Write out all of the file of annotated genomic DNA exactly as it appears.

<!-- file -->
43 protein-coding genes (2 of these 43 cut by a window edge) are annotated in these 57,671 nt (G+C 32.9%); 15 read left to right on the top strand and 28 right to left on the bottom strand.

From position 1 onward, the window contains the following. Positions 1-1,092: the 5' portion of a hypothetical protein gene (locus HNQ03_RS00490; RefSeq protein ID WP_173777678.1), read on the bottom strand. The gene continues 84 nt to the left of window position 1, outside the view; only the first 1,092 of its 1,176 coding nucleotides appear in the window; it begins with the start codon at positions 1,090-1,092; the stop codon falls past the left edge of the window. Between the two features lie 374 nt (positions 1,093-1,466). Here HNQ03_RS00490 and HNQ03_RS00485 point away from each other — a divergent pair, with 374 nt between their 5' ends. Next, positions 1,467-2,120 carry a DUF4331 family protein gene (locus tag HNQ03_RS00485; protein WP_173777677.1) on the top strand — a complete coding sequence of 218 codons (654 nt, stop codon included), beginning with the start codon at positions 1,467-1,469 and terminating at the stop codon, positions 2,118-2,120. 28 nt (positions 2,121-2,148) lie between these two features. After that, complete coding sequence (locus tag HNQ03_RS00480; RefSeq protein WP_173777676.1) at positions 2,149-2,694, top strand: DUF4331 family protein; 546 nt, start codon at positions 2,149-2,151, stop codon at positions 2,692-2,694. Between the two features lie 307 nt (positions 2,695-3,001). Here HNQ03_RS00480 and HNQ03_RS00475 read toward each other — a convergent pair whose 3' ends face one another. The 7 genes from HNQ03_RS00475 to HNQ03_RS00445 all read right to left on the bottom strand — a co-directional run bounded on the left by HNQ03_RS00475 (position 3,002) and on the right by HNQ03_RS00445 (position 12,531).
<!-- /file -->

43 protein-coding genes (2 of these 43 cut by a window edge) are annotated in these 57,671 nt (G+C 32.9%); 15 read left to right on the top strand and 28 right to left on the bottom strand.

From position 1 onward, the window contains the following. Positions 1-1,092: the 5' portion of a hypothetical protein gene (locus HNQ03_RS00490; RefSeq protein ID WP_173777678.1), read on the bottom strand. The gene continues 84 nt to the left of window position 1, outside the view; only the first 1,092 of its 1,176 coding nucleotides appear in the window; it begins with the start codon at positions 1,090-1,092; the stop codon falls past the left edge of the window. Between the two features lie 374 nt (positions 1,093-1,466). Here HNQ03_RS00490 and HNQ03_RS00485 point away from each other — a divergent pair, with 374 nt between their 5' ends. Next, positions 1,467-2,120 carry a DUF4331 family protein gene (locus tag HNQ03_RS00485; protein WP_173777677.1) on the top strand — a complete coding sequence of 218 codons (654 nt, stop codon included), beginning with the start codon at positions 1,467-1,469 and terminating at the stop codon, positions 2,118-2,120. 28 nt (positions 2,121-2,148) lie between these two features. After that, complete coding sequence (locus tag HNQ03_RS00480; RefSeq protein WP_173777676.1) at positions 2,149-2,694, top strand: DUF4331 family protein; 546 nt, start codon at positions 2,149-2,151, stop codon at positions 2,692-2,694. Between the two features lie 307 nt (positions 2,695-3,001). Here HNQ03_RS00480 and HNQ03_RS00475 read toward each other — a convergent pair whose 3' ends face one another. The 7 genes from HNQ03_RS00475 to HNQ03_RS00445 all read right to left on the bottom strand — a co-directional run bounded on the left by HNQ03_RS00475 (position 3,002) and on the right by HNQ03_RS00445 (position 12,531).